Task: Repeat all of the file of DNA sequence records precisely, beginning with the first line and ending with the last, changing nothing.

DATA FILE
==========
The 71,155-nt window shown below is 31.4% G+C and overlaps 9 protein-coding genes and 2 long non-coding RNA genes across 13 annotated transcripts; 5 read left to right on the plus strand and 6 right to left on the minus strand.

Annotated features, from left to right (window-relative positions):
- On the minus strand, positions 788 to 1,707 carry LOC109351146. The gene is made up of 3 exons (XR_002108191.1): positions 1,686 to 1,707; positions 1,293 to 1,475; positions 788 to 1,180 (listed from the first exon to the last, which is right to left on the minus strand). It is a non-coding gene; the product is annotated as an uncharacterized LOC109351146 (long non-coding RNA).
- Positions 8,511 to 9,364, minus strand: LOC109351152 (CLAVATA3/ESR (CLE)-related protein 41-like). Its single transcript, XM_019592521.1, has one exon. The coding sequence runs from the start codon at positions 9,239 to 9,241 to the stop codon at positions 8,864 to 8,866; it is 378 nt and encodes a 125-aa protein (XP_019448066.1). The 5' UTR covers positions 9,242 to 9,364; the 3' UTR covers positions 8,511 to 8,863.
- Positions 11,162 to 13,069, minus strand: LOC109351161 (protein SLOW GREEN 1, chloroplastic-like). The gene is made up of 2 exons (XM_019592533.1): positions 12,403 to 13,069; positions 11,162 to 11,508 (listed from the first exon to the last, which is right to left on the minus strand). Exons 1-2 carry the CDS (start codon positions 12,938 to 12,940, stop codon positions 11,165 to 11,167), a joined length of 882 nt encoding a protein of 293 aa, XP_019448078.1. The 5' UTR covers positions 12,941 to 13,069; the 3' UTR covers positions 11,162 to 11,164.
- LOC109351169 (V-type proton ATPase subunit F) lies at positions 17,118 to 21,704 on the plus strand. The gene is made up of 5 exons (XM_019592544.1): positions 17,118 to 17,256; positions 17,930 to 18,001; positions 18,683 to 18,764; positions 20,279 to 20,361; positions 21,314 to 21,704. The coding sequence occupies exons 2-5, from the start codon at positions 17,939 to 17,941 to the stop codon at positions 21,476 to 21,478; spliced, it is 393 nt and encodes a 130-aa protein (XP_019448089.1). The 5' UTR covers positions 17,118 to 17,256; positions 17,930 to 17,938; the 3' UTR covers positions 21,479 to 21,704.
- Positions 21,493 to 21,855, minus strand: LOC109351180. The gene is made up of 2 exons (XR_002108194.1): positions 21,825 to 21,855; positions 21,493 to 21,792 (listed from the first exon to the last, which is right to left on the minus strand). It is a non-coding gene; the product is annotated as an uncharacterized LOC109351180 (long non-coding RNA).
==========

The 71,155-nt window shown below is 31.4% G+C and overlaps 9 protein-coding genes and 2 long non-coding RNA genes across 13 annotated transcripts; 5 read left to right on the plus strand and 6 right to left on the minus strand.

Annotated features, from left to right (window-relative positions):
- On the minus strand, positions 788 to 1,707 carry LOC109351146. The gene is made up of 3 exons (XR_002108191.1): positions 1,686 to 1,707; positions 1,293 to 1,475; positions 788 to 1,180 (listed from the first exon to the last, which is right to left on the minus strand). It is a non-coding gene; the product is annotated as an uncharacterized LOC109351146 (long non-coding RNA).
- Positions 8,511 to 9,364, minus strand: LOC109351152 (CLAVATA3/ESR (CLE)-related protein 41-like). Its single transcript, XM_019592521.1, has one exon. The coding sequence runs from the start codon at positions 9,239 to 9,241 to the stop codon at positions 8,864 to 8,866; it is 378 nt and encodes a 125-aa protein (XP_019448066.1). The 5' UTR covers positions 9,242 to 9,364; the 3' UTR covers positions 8,511 to 8,863.
- Positions 11,162 to 13,069, minus strand: LOC109351161 (protein SLOW GREEN 1, chloroplastic-like). The gene is made up of 2 exons (XM_019592533.1): positions 12,403 to 13,069; positions 11,162 to 11,508 (listed from the first exon to the last, which is right to left on the minus strand). Exons 1-2 carry the CDS (start codon positions 12,938 to 12,940, stop codon positions 11,165 to 11,167), a joined length of 882 nt encoding a protein of 293 aa, XP_019448078.1. The 5' UTR covers positions 12,941 to 13,069; the 3' UTR covers positions 11,162 to 11,164.
- LOC109351169 (V-type proton ATPase subunit F) lies at positions 17,118 to 21,704 on the plus strand. The gene is made up of 5 exons (XM_019592544.1): positions 17,118 to 17,256; positions 17,930 to 18,001; positions 18,683 to 18,764; positions 20,279 to 20,361; positions 21,314 to 21,704. The coding sequence occupies exons 2-5, from the start codon at positions 17,939 to 17,941 to the stop codon at positions 21,476 to 21,478; spliced, it is 393 nt and encodes a 130-aa protein (XP_019448089.1). The 5' UTR covers positions 17,118 to 17,256; positions 17,930 to 17,938; the 3' UTR covers positions 21,479 to 21,704.
- Positions 21,493 to 21,855, minus strand: LOC109351180. The gene is made up of 2 exons (XR_002108194.1): positions 21,825 to 21,855; positions 21,493 to 21,792 (listed from the first exon to the last, which is right to left on the minus strand). It is a non-coding gene; the product is annotated as an uncharacterized LOC109351180 (long non-coding RNA).